Godzilla Review (2014)

THIS REVIEW IS SPOILER FILLED!!!!!

Godzilla 2Godzilla was one of the biggest disappointments to happen to cinema this year, the majority of the film is disjointed, unnecessary and just plain boring. The 2 hour journey felt more like a ninety minute lead up to the end, but in saying this the last act of the film is one of the best pay offs I have ever seen. I can not adequately review this film without giving away spoilers so if you have already seen this film or want a reason why you shouldn’t then read on.

One of the main problems that I had with Godzilla is the focus of the film, it is so misguided that at times I was legitimately frustrated by how this film kept going on tangents without referencing what had previously happened. The first half an hour of the film is about the father – son relationship that Bryan Cranston shares with Aaron Taylor-Johnson, both bonding over the need to find out exactly why Cranston’s wife, Johnson’s mother, died. This was extremely effective at first, with Cranston providing some powerful emotional acting that we were starting to connect with.  They both return to where the mother died, a seemingly abandoned nuclear power plant, hoping to seek out the truth,  only to find out that the army has been using the power plant to Godzilla 3habour a monster…shocking. The monster then wakes up and kills Cranston as well as many other workers, then the story detours completely from that storyline and doesn’t even mention Cranston or the mother again. We just sat through 50 minutes of a grief story for it only to be revealed irrelevant, this was one of the most frustrating aspects of this film, not only because it never has focus, but also because they got rid of the only actor, Cranston, who made any sizeable effort in terms of acting this entire film.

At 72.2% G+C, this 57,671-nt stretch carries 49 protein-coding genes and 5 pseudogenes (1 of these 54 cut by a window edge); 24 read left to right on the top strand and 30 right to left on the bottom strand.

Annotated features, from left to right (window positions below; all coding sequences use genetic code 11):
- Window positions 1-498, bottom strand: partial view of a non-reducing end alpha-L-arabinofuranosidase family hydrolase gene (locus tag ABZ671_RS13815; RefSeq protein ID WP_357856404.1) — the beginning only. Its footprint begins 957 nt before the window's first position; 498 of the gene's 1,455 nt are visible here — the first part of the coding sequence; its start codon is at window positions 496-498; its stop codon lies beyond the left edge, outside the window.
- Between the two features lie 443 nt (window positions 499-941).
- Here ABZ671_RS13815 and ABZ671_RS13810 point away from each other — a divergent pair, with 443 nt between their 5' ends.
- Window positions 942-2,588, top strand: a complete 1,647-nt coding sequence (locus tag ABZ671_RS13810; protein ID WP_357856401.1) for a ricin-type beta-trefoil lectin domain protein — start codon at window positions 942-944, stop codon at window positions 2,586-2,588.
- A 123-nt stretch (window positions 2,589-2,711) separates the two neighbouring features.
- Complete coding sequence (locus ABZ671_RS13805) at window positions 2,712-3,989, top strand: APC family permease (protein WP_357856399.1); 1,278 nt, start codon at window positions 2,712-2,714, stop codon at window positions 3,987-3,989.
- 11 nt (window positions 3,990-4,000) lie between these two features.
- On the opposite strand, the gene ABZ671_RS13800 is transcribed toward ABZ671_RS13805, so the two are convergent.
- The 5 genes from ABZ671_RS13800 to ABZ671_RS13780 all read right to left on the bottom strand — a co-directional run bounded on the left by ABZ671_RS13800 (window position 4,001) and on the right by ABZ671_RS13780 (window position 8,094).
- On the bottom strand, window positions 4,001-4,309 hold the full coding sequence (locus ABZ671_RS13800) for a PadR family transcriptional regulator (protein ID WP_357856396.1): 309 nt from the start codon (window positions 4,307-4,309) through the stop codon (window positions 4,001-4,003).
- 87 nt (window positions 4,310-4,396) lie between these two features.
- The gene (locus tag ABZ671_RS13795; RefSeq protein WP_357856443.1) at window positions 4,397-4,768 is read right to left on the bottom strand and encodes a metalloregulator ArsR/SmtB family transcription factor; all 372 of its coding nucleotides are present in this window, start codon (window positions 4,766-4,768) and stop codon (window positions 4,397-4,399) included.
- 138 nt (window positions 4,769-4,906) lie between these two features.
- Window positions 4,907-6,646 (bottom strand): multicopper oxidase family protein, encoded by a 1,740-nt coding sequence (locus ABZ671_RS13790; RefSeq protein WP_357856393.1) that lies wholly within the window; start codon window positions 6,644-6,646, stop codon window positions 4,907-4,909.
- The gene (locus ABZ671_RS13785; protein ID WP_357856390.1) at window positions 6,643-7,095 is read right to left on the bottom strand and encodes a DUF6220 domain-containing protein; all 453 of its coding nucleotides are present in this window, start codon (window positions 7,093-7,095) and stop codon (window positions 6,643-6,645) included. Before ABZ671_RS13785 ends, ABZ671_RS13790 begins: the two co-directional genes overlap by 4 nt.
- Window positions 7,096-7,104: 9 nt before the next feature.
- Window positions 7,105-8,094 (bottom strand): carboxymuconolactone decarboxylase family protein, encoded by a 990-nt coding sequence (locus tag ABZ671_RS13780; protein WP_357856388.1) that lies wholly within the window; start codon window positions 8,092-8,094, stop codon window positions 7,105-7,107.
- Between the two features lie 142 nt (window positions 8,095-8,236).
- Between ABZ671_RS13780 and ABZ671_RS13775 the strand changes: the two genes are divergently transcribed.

Godzilla 4Although the focus of the film as a whole was annoying, the worst thing I found about this story is the lack of action. When seeing a Godzilla movie, you are walking into the cinema thinking that you are about to see 2 hours of a giant lizard creating chaos, NOPE, you are sitting through 90 minutes of face panning and watching people as they are watching Godzilla fight on TV. The film keeps ramping up to an epic fight scene then cuts away, we were right there at the scene! Don’t take us out of it! There were numerous times in which this occurred, it starting to feel that director, Gareth Edwards, was trying to make his monster Speilberg’s Jaws, by not showing the monster for the majority of the film, but I’m sorry Mr. Edwards, it didn’t work. 

The army in the film were also incredibly dumb, their plan to kill the monsters was to bomb them, seems like a good idea yes, but they had tried it before, not once, but twice and both times ended up the same way , the monster overpowered the army and ate the bomb growing off the radiation, how about you think of something else rather than employing the same idea time and time again. This also brought one of the most cliche endings to an action film in the modern era of cinema, by nuking San Francisco in attempt to kill the monsters. Between The Avengers, The Dark Knight Rises, Jack Ryan: Shadow Recruit and countless others, this is the most overused way to end an action movie.